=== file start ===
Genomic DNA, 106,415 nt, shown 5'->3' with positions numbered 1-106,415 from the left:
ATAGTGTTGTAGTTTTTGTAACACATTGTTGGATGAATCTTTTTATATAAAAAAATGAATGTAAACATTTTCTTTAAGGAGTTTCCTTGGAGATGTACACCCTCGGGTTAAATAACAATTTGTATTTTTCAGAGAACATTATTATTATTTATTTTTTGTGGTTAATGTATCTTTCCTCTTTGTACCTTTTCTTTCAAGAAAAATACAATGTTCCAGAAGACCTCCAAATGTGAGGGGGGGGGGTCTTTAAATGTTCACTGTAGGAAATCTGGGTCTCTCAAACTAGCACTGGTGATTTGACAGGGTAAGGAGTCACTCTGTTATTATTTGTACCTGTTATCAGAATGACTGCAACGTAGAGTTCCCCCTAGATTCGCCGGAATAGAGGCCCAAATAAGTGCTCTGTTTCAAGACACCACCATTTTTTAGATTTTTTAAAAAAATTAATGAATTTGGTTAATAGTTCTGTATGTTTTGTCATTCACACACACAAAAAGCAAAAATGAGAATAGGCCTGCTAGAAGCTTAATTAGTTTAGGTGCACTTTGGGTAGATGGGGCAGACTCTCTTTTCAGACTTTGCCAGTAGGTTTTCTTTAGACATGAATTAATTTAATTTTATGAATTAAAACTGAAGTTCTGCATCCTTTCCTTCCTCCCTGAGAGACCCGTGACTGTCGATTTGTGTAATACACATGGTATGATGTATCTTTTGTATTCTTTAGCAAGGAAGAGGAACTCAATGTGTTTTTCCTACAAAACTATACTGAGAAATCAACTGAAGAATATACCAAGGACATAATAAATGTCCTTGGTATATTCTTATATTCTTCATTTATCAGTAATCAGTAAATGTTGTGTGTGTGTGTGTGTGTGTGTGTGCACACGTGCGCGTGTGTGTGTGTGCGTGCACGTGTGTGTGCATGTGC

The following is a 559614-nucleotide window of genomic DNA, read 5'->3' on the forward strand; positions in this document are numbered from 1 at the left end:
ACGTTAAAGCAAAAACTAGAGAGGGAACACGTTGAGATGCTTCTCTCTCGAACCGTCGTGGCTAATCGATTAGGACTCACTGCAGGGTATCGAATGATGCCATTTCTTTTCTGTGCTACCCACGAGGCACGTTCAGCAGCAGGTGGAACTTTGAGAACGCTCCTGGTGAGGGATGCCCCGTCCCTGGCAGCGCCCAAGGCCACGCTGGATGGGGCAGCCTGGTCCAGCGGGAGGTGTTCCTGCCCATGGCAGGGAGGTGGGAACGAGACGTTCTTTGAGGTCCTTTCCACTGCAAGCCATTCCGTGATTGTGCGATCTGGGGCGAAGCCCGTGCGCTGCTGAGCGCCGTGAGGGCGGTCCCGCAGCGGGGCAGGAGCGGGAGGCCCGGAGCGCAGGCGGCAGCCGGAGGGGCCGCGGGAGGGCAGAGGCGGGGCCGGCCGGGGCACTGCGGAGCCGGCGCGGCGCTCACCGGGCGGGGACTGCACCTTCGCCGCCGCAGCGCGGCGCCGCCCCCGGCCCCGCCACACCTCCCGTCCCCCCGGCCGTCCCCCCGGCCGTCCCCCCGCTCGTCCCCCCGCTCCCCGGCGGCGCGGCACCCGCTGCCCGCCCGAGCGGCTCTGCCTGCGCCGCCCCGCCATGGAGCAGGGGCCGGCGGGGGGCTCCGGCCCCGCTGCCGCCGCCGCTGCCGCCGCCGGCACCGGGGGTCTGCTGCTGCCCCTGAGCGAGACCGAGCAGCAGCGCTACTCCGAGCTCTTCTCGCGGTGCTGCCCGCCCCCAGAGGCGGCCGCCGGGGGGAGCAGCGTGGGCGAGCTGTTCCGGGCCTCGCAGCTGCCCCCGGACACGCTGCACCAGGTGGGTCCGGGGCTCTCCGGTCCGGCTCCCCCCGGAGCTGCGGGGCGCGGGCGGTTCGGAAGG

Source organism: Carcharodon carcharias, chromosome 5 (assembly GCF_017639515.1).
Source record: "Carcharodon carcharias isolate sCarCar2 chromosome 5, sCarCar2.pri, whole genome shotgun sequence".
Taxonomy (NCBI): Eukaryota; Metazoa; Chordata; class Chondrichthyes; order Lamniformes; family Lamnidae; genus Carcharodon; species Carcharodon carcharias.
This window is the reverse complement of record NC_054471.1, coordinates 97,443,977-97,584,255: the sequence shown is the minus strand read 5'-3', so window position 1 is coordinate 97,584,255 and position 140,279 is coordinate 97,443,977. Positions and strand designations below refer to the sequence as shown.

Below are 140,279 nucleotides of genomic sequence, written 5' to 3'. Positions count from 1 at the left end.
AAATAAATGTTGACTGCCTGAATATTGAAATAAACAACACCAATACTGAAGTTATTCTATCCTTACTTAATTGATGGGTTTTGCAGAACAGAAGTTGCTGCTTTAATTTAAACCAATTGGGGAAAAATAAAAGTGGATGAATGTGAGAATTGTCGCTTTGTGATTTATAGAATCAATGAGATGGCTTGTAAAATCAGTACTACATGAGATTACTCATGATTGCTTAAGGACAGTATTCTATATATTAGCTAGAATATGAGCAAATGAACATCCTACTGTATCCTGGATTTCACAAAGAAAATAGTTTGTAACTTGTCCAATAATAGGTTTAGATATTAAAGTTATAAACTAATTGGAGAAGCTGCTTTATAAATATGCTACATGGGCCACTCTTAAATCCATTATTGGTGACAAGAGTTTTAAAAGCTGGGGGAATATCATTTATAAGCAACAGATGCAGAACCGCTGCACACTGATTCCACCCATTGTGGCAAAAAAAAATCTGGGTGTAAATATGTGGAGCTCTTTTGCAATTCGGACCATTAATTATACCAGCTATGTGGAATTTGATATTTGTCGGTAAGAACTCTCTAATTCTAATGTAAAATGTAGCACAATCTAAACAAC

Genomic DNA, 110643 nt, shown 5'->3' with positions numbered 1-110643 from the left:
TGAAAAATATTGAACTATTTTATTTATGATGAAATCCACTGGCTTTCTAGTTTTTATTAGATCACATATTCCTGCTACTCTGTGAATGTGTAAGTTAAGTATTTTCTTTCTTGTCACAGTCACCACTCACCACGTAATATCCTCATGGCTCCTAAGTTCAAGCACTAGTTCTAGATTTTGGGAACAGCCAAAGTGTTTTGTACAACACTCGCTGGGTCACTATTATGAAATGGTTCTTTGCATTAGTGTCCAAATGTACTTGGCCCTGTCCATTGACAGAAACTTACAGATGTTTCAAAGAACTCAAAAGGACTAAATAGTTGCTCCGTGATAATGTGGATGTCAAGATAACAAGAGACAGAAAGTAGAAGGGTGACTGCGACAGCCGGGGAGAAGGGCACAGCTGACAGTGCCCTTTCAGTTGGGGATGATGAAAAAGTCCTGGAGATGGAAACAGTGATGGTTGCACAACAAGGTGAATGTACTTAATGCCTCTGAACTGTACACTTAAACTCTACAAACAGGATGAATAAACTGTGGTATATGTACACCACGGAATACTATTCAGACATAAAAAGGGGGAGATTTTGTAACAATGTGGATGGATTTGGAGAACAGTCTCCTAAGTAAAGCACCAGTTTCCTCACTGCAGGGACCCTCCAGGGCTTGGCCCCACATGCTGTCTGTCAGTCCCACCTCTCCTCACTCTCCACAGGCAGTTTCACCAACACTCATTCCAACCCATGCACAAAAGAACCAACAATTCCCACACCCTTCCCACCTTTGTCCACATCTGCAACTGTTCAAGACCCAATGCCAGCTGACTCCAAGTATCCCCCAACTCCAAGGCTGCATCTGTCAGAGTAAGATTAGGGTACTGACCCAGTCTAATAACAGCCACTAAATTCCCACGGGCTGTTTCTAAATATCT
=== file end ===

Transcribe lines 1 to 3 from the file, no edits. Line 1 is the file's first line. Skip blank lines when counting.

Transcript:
Genomic DNA, 106,415 nt, shown 5'->3' with positions numbered 1-106,415 from the left:
ATAGTGTTGTAGTTTTTGTAACACATTGTTGGATGAATCTTTTTATATAAAAAAATGAATGTAAACATTTTCTTTAAGGAGTTTCCTTGGAGATGTACACCCTCGGGTTAAATAACAATTTGTATTTTTCAGAGAACATTATTATTATTTATTTTTTGTGGTTAATGTATCTTTCCTCTTTGTACCTTTTCTTTCAAGAAAAATACAATGTTCCAGAAGACCTCCAAATGTGAGGGGGGGGGGTCTTTAAATGTTCACTGTAGGAAATCTGGGTCTCTCAAACTAGCACTGGTGATTTGACAGGGTAAGGAGTCACTCTGTTATTATTTGTACCTGTTATCAGAATGACTGCAACGTAGAGTTCCCCCTAGATTCGCCGGAATAGAGGCCCAAATAAGTGCTCTGTTTCAAGACACCACCATTTTTTAGATTTTTTAAAAAAATTAATGAATTTGGTTAATAGTTCTGTATGTTTTGTCATTCACACACACAAAAAGCAAAAATGAGAATAGGCCTGCTAGAAGCTTAATTAGTTTAGGTGCACTTTGGGTAGATGGGGCAGACTCTCTTTTCAGACTTTGCCAGTAGGTTTTCTTTAGACATGAATTAATTTAATTTTATGAATTAAAACTGAAGTTCTGCATCCTTTCCTTCCTCCCTGAGAGACCCGTGACTGTCGATTTGTGTAATACACATGGTATGATGTATCTTTTGTATTCTTTAGCAAGGAAGAGGAACTCAATGTGTTTTTCCTACAAAACTATACTGAGAAATCAACTGAAGAATATACCAAGGACATAATAAATGTCCTTGGTATATTCTTATATTCTTCATTTATCAGTAATCAGTAAATGTTGTGTGTGTGTGTGTGTGTGTGTGTGCACACGTGCGCGTGTGTGTGTGTGCGTGCACGTGTGTGTGCATGTGC

The following is a 559614-nucleotide window of genomic DNA, read 5'->3' on the forward strand; positions in this document are numbered from 1 at the left end: